The exhibition Fashion At The Time Of Fascism - Italian Modernist Lifestyle 1922-1943 examines the relation between fashion, modernism and Fascism and will be on view through June 18. Although, not off the beaten path geographically, as it is in London, the exhibition is housed within a smaller and relatively new venue, the Fashion Space Gallery at the London College of Fashion.
The exhibition is curated by the Italian scholars Mario Lupano and Alessandra Vaccari and it is based on their honominous book. It is, in fact, described as a visual essay. (For those who miss the exhibition, the book, which is described in a New Yorker review as "handsome," can be easily found in Italian and English.)
Like the book, the exhibition, which is comprised of a range of media from actual garments to fashion and film magazines, is organized around four main concepts: Measurement, Model, Mark and Parade. Those are described in the literature accompanying the exhibition as follows:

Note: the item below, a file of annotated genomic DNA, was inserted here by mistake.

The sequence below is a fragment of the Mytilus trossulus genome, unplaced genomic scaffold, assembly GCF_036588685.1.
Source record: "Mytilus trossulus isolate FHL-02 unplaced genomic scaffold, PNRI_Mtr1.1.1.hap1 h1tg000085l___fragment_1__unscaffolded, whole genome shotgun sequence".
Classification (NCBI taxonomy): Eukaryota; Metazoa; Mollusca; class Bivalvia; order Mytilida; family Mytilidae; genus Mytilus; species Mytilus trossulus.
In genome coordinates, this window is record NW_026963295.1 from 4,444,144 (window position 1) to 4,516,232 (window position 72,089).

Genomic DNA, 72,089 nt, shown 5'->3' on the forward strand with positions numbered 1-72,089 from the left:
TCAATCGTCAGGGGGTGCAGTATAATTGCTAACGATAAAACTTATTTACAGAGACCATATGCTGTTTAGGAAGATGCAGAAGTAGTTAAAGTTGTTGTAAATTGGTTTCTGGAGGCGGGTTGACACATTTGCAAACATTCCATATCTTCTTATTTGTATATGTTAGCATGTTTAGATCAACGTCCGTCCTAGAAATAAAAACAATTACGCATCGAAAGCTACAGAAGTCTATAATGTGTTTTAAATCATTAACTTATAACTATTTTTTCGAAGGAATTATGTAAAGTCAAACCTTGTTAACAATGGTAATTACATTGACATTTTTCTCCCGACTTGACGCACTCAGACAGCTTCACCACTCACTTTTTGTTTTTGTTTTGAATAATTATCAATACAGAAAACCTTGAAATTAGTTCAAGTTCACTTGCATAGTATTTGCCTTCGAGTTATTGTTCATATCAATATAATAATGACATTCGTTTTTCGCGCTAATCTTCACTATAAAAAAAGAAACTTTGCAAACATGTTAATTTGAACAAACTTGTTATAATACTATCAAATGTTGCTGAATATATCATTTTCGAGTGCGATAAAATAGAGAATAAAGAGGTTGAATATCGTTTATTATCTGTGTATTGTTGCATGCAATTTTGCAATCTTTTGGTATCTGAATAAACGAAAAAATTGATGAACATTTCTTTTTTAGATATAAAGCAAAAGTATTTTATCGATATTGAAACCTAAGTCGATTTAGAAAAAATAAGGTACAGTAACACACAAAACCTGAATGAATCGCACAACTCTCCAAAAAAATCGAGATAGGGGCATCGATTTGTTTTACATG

"Measurement investigates the aspects of modernism which are closer to the concepts of order, rationality, scientific rigor and technical control. Rationalization in the productive processes of fashion is exalted by the use of beauty machines and sartorial instruments to measure the body, such as the one Domenico Caraceni patented.
Model is more directly connected with the discourse on “types” and lifestyles and is devoted to the dress code and models of style that become reference points for the whole epoch: from the iconic value of the “duce” to the stars of Hollywood and Italian cinema.
Mark analyses the connections between fashion and the construction of identity processes: from search for originality in national products, to authority of fashion creators, to the attempt of structuring an Italian fashion system.
Parade deals with the catwalk rite in its elements of modernist seriality and is concerned with fashion display in exhibitions, shop windows, cities and parades. In order to better grasp the theoretical configuration elaborated in the book and consequently organize a critical discourse on the modernist conception of fashion design in Italy, the exhibition includes the conceptual maps which, for each single session, identify the relationships between modernist ideas on the one hand and fashion practices on the other."